Renewable energy can help achieving a variety of sustainable development objectives and various synergies could facilitate their deployment. Due to this reason, but also because of potential trade-offs related to the environment and human health both at country and transboundary level, accounting for different interests and issues early in planning and identifying strategic directions is crucial.
On 21 and 22 March 2019 in Belgrade, UNECE (Sustainable Energy and Environment Divisions) in cooperation with the Ministry of Mining and Energy of Serbia and the United Nations Development Program (UNDP) organized a multi-stakeholder dialogue entitled “Hard Talk: New Possibilities for Developing Renewable Energy Sustainably in Serbia”. The event - supported by the Ministry for Environment, Land and Sea Protection of Italy - aimed to uncover the most pressing barriers to the deployment of renewables in the country and featured a session on intersectoral synergies and trade-offs. The Renewable Energy Hard Talks in UNECE countries in general explore new possibilities for developing sustainable energy and promoting renewable energy investments, and lead to development of related recommendations. The intersectoral or ‘nexus” perspective in the Hard Talks in the Drina riparian countries is a feature developed with the Water Convention and the Hard Talks are part of the work of the Group of Experts on Renewable Energy (GERE). The Hard Talk was organized back-to-back with the final conference of a UNDP/Global Environment Facility project “Reducing Barriers to Accelerate the Development of Biomass Markets in Serbia”.
Some 130 participants took part in the events, including policy and decision-makers, project developers, investors, technology providers and NGOs as well as international donors and financial institutions. Notably, representatives from other natural resource management areas and environment protection were also among the participants.
The discussion touched key obstacles to substantially increasing the uptake of renewable energy, namely lack of support mechanisms, complex permitting procedures, political resistance, lack of awareness among consumers about renewable energy sources, grid access, as well as financial risks.
The exchanges, which will lead to a series of practical recommendations for policy makers, pointed to the need for the establishment of a dedicated Renewable Energy and Energy Efficiency Agency, the application of the existing legal framework and commitments on renewable energy, and continued support for multi-stakeholder dialogue. The participants recognized the need to increase renewable energy sources and develop sustainable projects that also include environmental considerations. The importance and value of reinforcing cross-sectoral planning and policies with an inter-sectoral or ‘nexus’ approach was highlighted, taking into account risks to investors, society and the environment.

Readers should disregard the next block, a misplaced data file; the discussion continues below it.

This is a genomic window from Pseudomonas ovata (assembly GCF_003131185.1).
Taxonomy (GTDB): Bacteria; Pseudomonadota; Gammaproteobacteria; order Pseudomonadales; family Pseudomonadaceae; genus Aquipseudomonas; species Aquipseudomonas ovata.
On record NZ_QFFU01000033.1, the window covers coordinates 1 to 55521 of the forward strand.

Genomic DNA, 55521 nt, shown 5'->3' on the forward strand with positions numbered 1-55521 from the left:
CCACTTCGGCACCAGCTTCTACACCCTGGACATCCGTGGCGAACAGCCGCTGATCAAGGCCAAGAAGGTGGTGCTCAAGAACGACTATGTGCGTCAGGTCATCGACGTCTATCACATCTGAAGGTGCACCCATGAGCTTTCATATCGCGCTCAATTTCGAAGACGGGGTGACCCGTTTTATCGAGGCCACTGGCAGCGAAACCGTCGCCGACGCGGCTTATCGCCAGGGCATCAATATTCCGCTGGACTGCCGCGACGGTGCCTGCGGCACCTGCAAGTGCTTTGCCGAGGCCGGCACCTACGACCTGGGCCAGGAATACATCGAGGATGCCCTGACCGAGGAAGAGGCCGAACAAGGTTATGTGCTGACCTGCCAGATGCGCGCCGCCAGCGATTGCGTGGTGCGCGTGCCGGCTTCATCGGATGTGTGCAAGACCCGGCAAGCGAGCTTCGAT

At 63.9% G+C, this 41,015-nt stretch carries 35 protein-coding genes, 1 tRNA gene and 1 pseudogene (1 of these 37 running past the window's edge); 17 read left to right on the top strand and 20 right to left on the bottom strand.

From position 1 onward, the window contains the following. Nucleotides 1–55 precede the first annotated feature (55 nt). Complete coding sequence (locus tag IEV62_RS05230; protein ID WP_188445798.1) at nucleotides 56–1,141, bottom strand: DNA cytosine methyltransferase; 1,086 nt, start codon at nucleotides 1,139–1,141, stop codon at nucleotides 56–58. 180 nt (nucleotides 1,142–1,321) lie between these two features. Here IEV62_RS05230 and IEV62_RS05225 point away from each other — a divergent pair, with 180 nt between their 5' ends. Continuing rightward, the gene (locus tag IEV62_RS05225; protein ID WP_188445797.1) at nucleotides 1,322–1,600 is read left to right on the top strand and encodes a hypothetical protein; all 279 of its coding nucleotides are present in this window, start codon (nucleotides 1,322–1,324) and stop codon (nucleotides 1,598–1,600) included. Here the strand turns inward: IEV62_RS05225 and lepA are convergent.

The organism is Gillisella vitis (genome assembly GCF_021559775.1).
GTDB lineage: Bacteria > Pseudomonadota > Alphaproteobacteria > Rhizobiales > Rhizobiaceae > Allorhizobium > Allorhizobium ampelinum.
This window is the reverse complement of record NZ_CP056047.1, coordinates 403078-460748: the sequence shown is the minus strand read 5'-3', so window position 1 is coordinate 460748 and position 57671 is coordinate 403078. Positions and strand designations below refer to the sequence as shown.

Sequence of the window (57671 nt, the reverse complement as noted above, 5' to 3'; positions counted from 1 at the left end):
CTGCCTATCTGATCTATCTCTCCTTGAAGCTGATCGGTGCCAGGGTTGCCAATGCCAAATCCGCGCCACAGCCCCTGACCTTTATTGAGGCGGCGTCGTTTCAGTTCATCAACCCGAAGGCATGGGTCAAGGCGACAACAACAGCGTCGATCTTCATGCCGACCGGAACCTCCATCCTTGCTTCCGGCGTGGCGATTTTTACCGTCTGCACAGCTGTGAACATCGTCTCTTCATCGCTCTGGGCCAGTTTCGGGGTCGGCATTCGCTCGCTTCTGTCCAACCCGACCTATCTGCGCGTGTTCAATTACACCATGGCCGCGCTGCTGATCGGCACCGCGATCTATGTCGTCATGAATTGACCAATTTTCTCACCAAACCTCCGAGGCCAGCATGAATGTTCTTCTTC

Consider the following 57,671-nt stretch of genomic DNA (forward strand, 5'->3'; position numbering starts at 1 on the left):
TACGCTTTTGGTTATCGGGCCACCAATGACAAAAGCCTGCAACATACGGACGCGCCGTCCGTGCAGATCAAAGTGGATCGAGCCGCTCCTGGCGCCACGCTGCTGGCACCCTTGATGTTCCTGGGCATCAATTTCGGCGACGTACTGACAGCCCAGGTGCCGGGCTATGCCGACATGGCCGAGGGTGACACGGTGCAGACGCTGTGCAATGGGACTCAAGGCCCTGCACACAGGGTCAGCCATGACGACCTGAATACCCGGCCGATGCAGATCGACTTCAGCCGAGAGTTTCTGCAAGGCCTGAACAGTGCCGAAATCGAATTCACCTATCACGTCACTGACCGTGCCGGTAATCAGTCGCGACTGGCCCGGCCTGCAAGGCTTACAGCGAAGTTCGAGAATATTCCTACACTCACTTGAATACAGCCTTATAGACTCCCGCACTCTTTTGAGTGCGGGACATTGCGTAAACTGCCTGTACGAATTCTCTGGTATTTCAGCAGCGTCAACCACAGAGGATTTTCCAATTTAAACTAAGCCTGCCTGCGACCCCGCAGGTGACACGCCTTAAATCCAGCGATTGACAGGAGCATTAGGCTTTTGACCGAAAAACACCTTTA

An important aspect of the discussion was the need to view the sustainable deployment of renewable energy from an inter-sectoral point of view that takes into account its impact on the water, agriculture, forestry and environmental sectors. Such a nexus approach can help reducing some of the major risks identified, notably social risk and political risk, including through attention to participation and empowerment of different actors, and achievement of clearer long term targets and greater coherence among sectoral plans. By planning future renewables deployment holistically and across borders, through this ‘nexus’ approach, many positive synergies and benefits can be realized. Examples of such concrete opportunities for synergies are e.g. those between hydropower operation and flood protection, and using renewable energy to power rural development and sustainable tourism, illustrated in a nexus assessment of the Drina River Basin (carried out under the Water Convention in 2016-2017).
As a side event to the Hard Talk, the UNECE held a consultation on a follow up project to the nexus assessment of the Drina River Basin, which will feature a modelling exercise to explore potential scenarios of renewable energy development in the three riparian countries, and the role that the basin’s resources play in achieving national goals. This activity is funded by the Austrian Development Agency in the framework of the project “Promoting the Sustainable Management of Natural Resources in Southeastern Europe, through the use of the Nexus approach” and implemented by UNECE in partnership with the Global Water Partnership Mediterranean. The project uses the Water Convention’s methodological experience on the transboundary nexus and the modelling expertise of the Royal Institute of Technology (KTH) in Stockholm.